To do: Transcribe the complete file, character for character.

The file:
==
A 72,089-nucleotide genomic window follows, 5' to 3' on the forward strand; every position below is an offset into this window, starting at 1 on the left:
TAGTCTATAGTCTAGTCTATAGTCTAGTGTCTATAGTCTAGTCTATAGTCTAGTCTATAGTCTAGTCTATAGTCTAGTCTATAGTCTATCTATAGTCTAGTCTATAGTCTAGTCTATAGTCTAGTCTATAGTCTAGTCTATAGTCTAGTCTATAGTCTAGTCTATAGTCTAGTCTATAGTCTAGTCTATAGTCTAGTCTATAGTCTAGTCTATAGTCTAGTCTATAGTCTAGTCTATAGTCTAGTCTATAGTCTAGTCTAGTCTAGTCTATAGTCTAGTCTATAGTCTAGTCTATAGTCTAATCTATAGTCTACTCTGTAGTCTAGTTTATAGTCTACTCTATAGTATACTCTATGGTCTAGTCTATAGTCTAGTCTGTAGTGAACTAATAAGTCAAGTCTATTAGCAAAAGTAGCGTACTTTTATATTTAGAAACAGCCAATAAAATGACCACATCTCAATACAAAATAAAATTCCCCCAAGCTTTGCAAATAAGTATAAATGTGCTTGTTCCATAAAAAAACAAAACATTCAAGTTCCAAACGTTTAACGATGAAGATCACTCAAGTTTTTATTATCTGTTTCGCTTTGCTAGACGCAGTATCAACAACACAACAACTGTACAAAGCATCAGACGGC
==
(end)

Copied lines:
A 72,089-nucleotide genomic window follows, 5' to 3' on the forward strand; every position below is an offset into this window, starting at 1 on the left:
TAGTCTATAGTCTAGTCTATAGTCTAGTGTCTATAGTCTAGTCTATAGTCTAGTCTATAGTCTAGTCTATAGTCTAGTCTATAGTCTATCTATAGTCTAGTCTATAGTCTAGTCTATAGTCTAGTCTATAGTCTAGTCTATAGTCTAGTCTATAGTCTAGTCTATAGTCTAGTCTATAGTCTAGTCTATAGTCTAGTCTATAGTCTAGTCTATAGTCTAGTCTATAGTCTAGTCTATAGTCTAGTCTATAGTCTAGTCTAGTCTAGTCTATAGTCTAGTCTATAGTCTAGTCTATAGTCTAATCTATAGTCTACTCTGTAGTCTAGTTTATAGTCTACTCTATAGTATACTCTATGGTCTAGTCTATAGTCTAGTCTGTAGTGAACTAATAAGTCAAGTCTATTAGCAAAAGTAGCGTACTTTTATATTTAGAAACAGCCAATAAAATGACCACATCTCAATACAAAATAAAATTCCCCCAAGCTTTGCAAATAAGTATAAATGTGCTTGTTCCATAAAAAAACAAAACATTCAAGTTCCAAACGTTTAACGATGAAGATCACTCAAGTTTTTATTATCTGTTTCGCTTTGCTAGACGCAGTATCAACAACACAACAACTGTACAAAGCATCAGACGGC